Episode 66: Build confidence and project your best self
- 13 October 2022
The secrets of female leadership
This podcast will:
- Reveal why shaping your voice is key to your effectiveness
- Show how to beat your inner critic and overcome imposter syndrome
- Demonstrate the presentational techniques for enhanced credibility
Find out how you can use confidence-building techniques to get your ideas across with our Confidence, Influence and Impact training course.
Sophie Peterson 00:03
Welcome to the CIM Marketing podcast. The contents and views expressed by individuals in the CIM marketing podcast are their own and do not necessarily represent the views of the companies they work for. We hope you enjoy the episode.
Ben Walker 00:18
Hello, everybody and welcome to the CRM marketing podcast. And you know marketing is a sector that is about two thirds women, it is a heavily feminised sector. And therefore, how to lead and manage a female workforce and how women can use their voices to be powerful leaders and team members is a topic that is close to many of our audience's hearts. It is not something I can claim to be expert in.
But thankfully, I have two ladies with me today who are experts in this and those ladies are Abigail Goldsbrough, who is a senior communications director, and Emma Weiner, who is voice coach at speaking at work. Ladies, how are you today?
Emma Wainer 01:01
Very well. Thank you, Ben. Thank you for having us on. It's great to be here.
Abi Goldsbrough 01:04
Yes, I'm very delighted to be here. Thank you for the invitation.
Ben Walker 01:07
Now Emma, you're a voice coach, which some people have an idea of what it is. But can you put a little bit of flesh on the bone and tell us what it is that you do in your work?
Emma Wainer 01:17
Yes, certainly. So I work mainly with women, and I help them raise their visibility and their credibility at work through what they say and how they say it. That's the really important bit, not so much what they say. But how they say it. Now, for instance, your audience, even though they can't see me, the majority of them will never have met me in their lives, will have by this point decided whether or not I'm good at my job, simply by the way that I sound, the way that I use my voice, because the way that I use my voice will, will show how I'm using my body, it will show up whether I'm feeling confident whether I really know my stuff or not.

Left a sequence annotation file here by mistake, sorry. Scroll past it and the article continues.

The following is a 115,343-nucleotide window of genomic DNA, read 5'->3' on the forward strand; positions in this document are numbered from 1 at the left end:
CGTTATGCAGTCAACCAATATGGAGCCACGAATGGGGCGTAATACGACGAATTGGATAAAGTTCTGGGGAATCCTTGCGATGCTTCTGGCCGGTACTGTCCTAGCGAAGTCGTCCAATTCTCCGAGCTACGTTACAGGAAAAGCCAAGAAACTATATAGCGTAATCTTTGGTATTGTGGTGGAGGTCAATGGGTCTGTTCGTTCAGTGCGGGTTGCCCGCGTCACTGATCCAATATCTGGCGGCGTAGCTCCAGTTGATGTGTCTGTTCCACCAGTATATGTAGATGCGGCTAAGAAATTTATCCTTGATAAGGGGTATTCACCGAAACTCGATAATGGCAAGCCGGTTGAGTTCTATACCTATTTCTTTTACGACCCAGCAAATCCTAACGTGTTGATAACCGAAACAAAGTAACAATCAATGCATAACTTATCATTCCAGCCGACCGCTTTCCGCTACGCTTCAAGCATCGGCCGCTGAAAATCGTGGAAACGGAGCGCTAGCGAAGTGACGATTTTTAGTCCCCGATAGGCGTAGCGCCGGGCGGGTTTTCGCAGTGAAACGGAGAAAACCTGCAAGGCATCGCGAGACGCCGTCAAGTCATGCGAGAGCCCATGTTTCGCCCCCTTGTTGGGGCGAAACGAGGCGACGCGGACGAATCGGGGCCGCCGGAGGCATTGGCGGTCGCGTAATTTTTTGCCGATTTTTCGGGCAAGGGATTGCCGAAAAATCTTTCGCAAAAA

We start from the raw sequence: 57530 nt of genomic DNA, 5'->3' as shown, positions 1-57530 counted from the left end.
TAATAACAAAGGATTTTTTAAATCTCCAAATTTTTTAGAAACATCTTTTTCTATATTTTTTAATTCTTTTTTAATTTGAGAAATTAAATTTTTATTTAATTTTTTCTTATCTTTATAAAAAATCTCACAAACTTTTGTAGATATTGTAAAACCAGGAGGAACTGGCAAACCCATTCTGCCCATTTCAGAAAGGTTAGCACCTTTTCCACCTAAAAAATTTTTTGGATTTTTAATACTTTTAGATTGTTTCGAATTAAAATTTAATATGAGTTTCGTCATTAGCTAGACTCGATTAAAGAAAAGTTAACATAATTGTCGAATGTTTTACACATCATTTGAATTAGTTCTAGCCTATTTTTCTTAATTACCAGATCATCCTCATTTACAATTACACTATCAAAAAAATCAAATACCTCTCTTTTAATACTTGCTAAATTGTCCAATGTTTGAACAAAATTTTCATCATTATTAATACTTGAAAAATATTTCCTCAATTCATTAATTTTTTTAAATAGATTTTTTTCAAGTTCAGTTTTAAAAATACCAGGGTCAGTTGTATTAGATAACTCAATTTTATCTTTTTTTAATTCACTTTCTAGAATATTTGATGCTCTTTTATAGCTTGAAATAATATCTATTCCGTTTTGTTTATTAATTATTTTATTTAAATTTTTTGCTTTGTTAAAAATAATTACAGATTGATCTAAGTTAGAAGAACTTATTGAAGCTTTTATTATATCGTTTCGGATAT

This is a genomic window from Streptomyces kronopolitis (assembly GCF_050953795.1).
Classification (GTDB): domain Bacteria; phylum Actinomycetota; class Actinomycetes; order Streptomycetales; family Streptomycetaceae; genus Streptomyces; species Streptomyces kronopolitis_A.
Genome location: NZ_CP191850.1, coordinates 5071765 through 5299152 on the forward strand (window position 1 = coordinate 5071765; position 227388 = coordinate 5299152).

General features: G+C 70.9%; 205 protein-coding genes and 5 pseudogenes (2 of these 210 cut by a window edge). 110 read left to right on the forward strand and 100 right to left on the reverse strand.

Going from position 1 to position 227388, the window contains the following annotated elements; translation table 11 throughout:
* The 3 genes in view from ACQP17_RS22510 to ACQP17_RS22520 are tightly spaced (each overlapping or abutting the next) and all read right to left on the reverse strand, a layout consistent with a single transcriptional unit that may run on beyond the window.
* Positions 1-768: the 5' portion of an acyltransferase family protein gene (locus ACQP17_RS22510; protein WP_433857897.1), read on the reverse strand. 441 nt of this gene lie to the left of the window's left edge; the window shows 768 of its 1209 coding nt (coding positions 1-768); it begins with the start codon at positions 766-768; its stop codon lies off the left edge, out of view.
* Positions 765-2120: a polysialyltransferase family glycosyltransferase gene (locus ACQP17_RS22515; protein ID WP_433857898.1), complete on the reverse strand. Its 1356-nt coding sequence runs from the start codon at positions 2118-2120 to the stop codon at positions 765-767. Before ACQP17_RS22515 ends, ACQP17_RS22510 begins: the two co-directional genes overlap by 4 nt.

So, I work with women to make sure that every time they stand up, they're doing that they're really showing their audience that they're experts that they really know what they're talking about through how they're speaking.
Ben Walker 02:06
That is absolutely mind blowing. We've my timer says we've just been speaking for about eight seconds, Now you, you're saying that took about eight seconds. And you're saying in that eight seconds or so our audience will have already decided they will have made a judgement on whether you're good at your job.
Emma Wainer 02:24
Yeah, I mean, there's lots of different research, some say up to seven seconds, there's lots of research to actually suggest they'll decide before you even speak simply by how you're holding your body and how you're breathing.
Ben Walker 02:35
If I can see you, crikey. So that's an important thing to get right? Your voice, your posture, the way you show up in front of an audience. Why is it that you focus on women particularly?
Emma Wainer 02:47
I think women have a particular set of issues when it comes to the workspace. So again, based on research, women get about two thirds of the airtime that men do in meetings, and how much airtime you get will dictate how much of an expert you are perceived to be.
So, there's a lot about the sort of culture and the climate that women working, that doesn't necessarily make it easy to get airtime. But by working with them to work on their confidence to work on their mindset, and then to work on the technical speaking skills, they can then create climates where they can get their point across, get heard, get recognised for their expertise, and then get rewarded for the input that they're having to that organisation.
Ben Walker 03:34
I'll do a horrible journalist thing of trying to get you to completely oversimplify a very complex and important task that you do with your clients. But if you can just indulge me for a second, what are the key tips you give to your clients to bring them into that confidence space?
Emma Wainer 03:50
I think the biggest one and the sort of underlying kind of factor to it all is that everything you think will leak out of your body somehow or another. So working on on your mindset working on your sense of enoughness dialling down that inner critic dialling up the inner mentor that is absolutely critical to come across in a very authentic way that shows your leadership skills. So it's really about working on on the mindset first of all, and then your body will follow suit.
Ben Walker 04:24
The inner critic, the imposter syndrome, Abigail, is that something that as a comms director and a women in business have a senior women in business. You've worked with lots of leaders, female leaders, that's something that you have encountered yourself or in others.